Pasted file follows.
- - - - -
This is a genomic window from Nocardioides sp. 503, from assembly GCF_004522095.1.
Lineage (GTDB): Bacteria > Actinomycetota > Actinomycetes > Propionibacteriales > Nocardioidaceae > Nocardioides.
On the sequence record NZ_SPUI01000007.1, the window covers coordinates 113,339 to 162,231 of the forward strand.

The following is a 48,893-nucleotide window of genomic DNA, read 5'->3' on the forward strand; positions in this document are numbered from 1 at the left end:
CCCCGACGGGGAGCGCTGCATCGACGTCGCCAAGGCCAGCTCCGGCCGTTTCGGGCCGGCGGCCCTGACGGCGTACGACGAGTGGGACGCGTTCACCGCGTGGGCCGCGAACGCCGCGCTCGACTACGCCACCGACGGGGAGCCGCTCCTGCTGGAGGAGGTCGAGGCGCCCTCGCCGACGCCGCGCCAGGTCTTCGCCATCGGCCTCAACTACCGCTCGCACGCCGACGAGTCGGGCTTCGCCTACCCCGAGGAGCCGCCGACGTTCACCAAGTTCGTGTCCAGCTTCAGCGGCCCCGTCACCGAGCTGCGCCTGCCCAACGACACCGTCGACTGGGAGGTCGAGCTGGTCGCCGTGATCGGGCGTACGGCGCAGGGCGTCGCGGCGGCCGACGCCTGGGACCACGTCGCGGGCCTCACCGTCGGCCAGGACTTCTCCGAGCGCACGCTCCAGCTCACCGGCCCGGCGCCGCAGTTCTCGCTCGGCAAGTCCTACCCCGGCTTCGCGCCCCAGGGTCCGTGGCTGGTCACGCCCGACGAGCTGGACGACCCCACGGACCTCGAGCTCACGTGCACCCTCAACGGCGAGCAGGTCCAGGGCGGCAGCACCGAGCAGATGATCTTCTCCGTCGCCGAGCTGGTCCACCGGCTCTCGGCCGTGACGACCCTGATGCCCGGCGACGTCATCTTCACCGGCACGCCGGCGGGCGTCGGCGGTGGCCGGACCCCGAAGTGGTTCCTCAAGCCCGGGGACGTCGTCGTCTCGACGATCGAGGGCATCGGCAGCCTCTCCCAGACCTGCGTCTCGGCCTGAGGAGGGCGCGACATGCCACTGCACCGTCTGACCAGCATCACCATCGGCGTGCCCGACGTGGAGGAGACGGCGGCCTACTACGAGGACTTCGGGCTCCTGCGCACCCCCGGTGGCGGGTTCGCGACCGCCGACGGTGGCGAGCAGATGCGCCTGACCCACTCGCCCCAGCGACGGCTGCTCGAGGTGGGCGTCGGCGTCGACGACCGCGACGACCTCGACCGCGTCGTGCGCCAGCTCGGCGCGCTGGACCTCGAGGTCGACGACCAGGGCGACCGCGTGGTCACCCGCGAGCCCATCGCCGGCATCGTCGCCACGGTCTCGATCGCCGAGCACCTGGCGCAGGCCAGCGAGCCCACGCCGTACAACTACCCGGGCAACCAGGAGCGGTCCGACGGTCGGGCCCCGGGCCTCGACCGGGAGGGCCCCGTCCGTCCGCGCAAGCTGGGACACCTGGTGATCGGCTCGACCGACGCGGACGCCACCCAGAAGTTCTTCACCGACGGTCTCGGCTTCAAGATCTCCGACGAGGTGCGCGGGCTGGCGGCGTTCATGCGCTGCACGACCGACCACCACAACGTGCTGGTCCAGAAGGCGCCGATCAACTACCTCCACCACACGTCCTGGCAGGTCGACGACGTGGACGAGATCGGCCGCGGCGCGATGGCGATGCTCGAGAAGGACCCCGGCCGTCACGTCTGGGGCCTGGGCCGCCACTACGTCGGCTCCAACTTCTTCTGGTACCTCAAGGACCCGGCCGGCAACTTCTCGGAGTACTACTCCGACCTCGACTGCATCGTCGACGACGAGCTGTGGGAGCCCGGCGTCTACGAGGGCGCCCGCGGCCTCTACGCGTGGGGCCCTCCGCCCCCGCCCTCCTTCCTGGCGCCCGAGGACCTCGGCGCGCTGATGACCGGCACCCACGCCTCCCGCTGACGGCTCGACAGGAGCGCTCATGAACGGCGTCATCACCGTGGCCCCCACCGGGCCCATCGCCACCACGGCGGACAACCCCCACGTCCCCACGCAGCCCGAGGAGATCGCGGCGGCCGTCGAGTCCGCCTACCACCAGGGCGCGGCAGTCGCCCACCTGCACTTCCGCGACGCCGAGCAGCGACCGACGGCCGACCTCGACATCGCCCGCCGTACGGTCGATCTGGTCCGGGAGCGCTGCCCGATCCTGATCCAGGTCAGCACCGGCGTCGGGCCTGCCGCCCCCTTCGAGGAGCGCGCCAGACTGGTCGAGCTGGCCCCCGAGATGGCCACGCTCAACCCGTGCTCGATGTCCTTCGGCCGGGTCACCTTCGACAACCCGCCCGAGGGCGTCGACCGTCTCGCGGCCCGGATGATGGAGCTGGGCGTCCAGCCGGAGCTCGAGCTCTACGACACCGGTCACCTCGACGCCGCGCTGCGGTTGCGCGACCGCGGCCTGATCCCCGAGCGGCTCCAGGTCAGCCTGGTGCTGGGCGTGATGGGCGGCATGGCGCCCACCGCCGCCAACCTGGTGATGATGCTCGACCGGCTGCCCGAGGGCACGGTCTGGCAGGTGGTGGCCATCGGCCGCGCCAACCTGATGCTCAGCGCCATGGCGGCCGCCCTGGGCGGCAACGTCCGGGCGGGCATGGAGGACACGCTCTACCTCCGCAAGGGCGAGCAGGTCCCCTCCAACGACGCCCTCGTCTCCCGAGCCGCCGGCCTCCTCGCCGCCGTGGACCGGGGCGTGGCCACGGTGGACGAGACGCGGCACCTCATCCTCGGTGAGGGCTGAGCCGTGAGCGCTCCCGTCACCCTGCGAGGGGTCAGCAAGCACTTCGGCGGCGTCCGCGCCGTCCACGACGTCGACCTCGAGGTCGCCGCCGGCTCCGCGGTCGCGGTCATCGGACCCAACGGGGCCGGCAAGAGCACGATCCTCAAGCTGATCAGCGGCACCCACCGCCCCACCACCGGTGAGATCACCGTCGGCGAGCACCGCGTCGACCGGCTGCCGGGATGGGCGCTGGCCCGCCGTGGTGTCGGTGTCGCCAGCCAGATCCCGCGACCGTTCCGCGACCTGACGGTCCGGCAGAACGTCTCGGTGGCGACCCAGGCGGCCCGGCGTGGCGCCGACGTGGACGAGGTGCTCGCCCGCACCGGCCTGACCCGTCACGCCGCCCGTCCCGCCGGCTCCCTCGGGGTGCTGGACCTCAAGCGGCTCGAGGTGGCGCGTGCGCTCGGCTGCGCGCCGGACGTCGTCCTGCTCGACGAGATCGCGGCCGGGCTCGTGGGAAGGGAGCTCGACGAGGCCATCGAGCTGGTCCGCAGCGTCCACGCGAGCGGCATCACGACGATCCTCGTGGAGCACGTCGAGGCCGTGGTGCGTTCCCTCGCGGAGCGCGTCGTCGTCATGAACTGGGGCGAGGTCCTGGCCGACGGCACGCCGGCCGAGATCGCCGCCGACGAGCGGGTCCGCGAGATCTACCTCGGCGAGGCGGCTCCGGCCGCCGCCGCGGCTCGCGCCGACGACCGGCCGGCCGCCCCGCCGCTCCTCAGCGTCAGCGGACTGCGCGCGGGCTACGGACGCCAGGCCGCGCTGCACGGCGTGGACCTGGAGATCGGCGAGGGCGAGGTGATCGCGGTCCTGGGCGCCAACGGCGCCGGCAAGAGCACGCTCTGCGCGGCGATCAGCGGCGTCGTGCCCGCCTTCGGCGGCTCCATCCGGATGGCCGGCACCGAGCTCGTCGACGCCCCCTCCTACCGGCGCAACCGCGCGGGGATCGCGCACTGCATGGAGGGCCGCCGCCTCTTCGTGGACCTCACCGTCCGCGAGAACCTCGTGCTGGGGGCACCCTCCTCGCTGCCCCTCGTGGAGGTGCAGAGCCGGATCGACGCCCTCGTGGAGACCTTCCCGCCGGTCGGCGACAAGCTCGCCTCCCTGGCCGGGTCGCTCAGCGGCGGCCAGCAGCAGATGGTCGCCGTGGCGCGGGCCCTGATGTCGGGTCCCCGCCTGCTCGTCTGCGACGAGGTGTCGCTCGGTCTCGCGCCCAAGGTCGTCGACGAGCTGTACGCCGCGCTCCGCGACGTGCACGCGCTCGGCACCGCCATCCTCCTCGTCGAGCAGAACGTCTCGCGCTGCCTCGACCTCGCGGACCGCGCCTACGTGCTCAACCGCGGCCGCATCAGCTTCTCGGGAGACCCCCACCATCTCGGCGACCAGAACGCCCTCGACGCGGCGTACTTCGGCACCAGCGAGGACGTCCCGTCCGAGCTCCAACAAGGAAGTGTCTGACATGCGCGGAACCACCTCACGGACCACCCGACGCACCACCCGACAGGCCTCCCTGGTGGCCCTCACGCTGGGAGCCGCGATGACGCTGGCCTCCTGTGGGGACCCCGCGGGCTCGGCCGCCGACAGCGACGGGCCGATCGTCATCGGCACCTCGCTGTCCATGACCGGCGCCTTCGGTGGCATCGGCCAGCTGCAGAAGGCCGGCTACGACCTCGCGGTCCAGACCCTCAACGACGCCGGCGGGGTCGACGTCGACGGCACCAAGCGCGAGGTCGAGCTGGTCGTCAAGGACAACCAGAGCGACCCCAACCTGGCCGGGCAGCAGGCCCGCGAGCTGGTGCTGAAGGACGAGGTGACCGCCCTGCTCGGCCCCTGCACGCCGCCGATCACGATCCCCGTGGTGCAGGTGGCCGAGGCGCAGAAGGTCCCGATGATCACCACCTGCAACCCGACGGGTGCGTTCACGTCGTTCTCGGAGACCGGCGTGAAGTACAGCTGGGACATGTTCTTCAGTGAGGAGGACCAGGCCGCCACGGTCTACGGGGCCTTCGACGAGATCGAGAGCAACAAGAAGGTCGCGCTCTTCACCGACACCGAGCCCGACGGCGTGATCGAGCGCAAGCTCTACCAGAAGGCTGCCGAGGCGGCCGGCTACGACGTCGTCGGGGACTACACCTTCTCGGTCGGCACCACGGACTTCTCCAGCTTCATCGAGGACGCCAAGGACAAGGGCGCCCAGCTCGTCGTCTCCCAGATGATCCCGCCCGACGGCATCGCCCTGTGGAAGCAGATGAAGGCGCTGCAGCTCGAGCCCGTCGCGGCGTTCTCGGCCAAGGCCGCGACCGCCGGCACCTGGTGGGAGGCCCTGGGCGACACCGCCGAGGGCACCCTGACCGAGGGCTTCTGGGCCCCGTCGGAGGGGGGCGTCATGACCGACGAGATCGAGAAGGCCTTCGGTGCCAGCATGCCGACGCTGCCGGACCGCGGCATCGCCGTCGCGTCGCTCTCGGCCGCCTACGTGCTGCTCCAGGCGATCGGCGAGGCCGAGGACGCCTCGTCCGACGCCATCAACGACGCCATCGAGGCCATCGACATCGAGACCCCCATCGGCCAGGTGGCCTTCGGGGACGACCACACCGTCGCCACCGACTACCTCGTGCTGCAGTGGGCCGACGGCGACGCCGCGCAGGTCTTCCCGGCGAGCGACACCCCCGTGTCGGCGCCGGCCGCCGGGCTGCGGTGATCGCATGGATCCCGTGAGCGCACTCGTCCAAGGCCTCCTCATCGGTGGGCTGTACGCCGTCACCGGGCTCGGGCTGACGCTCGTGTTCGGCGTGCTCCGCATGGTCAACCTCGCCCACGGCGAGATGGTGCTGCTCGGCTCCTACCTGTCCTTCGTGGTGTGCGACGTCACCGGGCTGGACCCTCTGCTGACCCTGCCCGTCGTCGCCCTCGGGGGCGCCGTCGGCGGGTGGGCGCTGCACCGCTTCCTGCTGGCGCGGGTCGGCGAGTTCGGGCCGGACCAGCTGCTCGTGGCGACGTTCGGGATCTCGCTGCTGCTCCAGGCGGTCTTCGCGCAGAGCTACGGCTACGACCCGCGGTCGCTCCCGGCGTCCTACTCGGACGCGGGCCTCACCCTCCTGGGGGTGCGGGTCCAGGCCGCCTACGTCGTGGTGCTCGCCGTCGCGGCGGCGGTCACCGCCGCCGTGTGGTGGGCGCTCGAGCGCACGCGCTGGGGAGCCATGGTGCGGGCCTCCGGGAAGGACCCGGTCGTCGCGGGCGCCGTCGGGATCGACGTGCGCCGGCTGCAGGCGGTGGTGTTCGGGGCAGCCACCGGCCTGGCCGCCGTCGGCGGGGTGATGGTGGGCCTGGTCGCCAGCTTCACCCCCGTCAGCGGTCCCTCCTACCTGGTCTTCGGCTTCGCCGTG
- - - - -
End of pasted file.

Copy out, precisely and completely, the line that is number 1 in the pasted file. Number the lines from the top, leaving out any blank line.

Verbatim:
This is a genomic window from Nocardioides sp. 503, from assembly GCF_004522095.1.